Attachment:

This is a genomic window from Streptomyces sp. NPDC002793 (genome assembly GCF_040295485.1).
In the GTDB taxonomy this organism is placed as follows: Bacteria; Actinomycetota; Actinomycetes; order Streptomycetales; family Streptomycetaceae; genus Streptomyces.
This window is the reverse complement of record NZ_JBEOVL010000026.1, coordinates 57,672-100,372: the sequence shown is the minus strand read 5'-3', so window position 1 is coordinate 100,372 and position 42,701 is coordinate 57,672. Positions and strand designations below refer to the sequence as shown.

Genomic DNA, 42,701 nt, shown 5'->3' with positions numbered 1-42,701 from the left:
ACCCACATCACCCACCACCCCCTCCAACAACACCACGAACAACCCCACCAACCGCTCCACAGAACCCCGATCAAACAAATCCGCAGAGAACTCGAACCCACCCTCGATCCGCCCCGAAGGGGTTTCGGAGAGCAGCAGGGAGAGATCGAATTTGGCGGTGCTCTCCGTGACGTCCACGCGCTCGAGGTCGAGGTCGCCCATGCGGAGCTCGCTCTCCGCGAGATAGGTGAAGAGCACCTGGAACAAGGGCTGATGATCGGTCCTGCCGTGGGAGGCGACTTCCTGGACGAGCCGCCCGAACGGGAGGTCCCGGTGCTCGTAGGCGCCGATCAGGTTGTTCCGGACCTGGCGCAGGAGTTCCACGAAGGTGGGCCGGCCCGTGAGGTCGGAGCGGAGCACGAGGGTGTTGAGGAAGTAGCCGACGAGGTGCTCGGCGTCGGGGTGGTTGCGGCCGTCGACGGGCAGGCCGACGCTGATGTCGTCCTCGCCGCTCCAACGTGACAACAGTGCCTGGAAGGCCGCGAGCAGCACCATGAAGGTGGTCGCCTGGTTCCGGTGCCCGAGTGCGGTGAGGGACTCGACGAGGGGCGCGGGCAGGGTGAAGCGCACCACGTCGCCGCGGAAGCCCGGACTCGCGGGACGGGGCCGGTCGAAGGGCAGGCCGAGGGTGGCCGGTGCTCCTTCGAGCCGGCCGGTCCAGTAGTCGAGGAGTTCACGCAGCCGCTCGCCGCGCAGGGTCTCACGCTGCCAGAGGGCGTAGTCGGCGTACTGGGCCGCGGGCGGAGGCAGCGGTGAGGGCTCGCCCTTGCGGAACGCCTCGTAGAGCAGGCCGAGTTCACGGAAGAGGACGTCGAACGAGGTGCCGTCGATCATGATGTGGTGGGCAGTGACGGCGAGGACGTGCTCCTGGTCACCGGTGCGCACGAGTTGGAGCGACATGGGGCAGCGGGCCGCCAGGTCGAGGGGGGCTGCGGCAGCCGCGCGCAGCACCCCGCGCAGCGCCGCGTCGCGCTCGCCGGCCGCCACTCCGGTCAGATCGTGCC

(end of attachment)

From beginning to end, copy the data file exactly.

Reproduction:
This is a genomic window from Streptomyces sp. NPDC002793 (genome assembly GCF_040295485.1).
In the GTDB taxonomy this organism is placed as follows: Bacteria; Actinomycetota; Actinomycetes; order Streptomycetales; family Streptomycetaceae; genus Streptomyces.
This window is the reverse complement of record NZ_JBEOVL010000026.1, coordinates 57,672-100,372: the sequence shown is the minus strand read 5'-3', so window position 1 is coordinate 100,372 and position 42,701 is coordinate 57,672. Positions and strand designations below refer to the sequence as shown.

Genomic DNA, 42,701 nt, shown 5'->3' with positions numbered 1-42,701 from the left:
ACCCACATCACCCACCACCCCCTCCAACAACACCACGAACAACCCCACCAACCGCTCCACAGAACCCCGATCAAACAAATCCGCAGAGAACTCGAACCCACCCTCGATCCGCCCCGAAGGGGTTTCGGAGAGCAGCAGGGAGAGATCGAATTTGGCGGTGCTCTCCGTGACGTCCACGCGCTCGAGGTCGAGGTCGCCCATGCGGAGCTCGCTCTCCGCGAGATAGGTGAAGAGCACCTGGAACAAGGGCTGATGATCGGTCCTGCCGTGGGAGGCGACTTCCTGGACGAGCCGCCCGAACGGGAGGTCCCGGTGCTCGTAGGCGCCGATCAGGTTGTTCCGGACCTGGCGCAGGAGTTCCACGAAGGTGGGCCGGCCCGTGAGGTCGGAGCGGAGCACGAGGGTGTTGAGGAAGTAGCCGACGAGGTGCTCGGCGTCGGGGTGGTTGCGGCCGTCGACGGGCAGGCCGACGCTGATGTCGTCCTCGCCGCTCCAACGTGACAACAGTGCCTGGAAGGCCGCGAGCAGCACCATGAAGGTGGTCGCCTGGTTCCGGTGCCCGAGTGCGGTGAGGGACTCGACGAGGGGCGCGGGCAGGGTGAAGCGCACCACGTCGCCGCGGAAGCCCGGACTCGCGGGACGGGGCCGGTCGAAGGGCAGGCCGAGGGTGGCCGGTGCTCCTTCGAGCCGGCCGGTCCAGTAGTCGAGGAGTTCACGCAGCCGCTCGCCGCGCAGGGTCTCACGCTGCCAGAGGGCGTAGTCGGCGTACTGGGCCGCGGGCGGAGGCAGCGGTGAGGGCTCGCCCTTGCGGAACGCCTCGTAGAGCAGGCCGAGTTCACGGAAGAGGACGTCGAACGAGGTGCCGTCGATCATGATGTGGTGGGCAGTGACGGCGAGGACGTGCTCCTGGTCACCGGTGCGCACGAGTTGGAGCGACATGGGGCAGCGGGCCGCCAGGTCGAGGGGGGCTGCGGCAGCCGCGCGCAGCACCCCGCGCAGCGCCGCGTCGCGCTCGCCGGCCGCCACTCCGGTCAGATCGTGCC